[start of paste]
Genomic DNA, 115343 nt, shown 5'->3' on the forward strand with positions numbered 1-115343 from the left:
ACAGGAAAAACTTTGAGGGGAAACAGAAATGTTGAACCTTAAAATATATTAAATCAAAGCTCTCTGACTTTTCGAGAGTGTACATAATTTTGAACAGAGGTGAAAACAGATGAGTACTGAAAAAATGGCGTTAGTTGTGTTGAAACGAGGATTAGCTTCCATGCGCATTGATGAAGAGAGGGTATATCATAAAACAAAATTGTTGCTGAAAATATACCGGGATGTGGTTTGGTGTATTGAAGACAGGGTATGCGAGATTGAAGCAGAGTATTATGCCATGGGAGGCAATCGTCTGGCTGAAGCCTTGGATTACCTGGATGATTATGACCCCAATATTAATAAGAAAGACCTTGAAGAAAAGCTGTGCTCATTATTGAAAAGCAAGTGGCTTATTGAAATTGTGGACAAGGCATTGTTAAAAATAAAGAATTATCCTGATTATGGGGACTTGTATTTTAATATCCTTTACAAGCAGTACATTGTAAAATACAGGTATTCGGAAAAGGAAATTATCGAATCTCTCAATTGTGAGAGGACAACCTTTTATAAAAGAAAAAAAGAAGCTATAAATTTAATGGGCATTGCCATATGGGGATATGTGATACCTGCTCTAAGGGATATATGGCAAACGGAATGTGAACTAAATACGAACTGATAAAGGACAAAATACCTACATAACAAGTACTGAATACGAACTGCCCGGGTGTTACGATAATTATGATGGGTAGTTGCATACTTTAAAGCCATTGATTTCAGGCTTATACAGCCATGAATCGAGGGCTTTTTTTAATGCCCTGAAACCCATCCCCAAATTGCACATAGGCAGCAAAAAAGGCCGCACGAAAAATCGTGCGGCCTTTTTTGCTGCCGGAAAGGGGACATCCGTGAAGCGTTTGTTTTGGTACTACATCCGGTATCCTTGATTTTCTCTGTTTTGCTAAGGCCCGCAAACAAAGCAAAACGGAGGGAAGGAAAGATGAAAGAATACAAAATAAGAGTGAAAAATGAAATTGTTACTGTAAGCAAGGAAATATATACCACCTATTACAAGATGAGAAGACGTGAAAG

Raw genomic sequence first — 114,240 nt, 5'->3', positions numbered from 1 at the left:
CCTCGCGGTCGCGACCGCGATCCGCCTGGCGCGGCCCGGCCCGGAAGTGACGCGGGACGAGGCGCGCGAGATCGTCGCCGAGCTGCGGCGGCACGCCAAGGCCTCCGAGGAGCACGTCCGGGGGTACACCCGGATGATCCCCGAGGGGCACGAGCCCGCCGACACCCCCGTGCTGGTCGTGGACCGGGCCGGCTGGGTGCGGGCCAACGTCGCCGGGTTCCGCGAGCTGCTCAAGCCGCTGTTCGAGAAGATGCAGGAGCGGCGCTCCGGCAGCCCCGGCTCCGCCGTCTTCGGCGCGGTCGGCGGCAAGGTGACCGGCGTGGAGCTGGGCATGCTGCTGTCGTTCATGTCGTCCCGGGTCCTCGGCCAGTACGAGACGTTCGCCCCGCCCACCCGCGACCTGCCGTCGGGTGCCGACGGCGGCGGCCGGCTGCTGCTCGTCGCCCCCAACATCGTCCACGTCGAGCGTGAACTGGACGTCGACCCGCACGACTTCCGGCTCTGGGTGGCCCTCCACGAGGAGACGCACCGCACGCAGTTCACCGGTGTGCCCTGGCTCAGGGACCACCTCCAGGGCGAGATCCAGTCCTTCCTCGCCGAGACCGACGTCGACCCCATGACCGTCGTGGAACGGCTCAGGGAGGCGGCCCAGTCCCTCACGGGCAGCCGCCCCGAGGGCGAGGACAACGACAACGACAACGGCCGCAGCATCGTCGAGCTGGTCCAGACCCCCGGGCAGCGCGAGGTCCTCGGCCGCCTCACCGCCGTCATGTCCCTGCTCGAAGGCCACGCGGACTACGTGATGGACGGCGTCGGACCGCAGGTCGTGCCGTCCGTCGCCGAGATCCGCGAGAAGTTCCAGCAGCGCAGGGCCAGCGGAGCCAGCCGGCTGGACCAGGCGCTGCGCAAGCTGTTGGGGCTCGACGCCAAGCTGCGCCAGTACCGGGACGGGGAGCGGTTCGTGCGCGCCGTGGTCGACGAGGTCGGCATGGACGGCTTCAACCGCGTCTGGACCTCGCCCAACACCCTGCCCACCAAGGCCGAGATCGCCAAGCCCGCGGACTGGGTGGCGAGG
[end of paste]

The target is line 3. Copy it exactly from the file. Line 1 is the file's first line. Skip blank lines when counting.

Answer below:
Raw genomic sequence first — 114,240 nt, 5'->3', positions numbered from 1 at the left: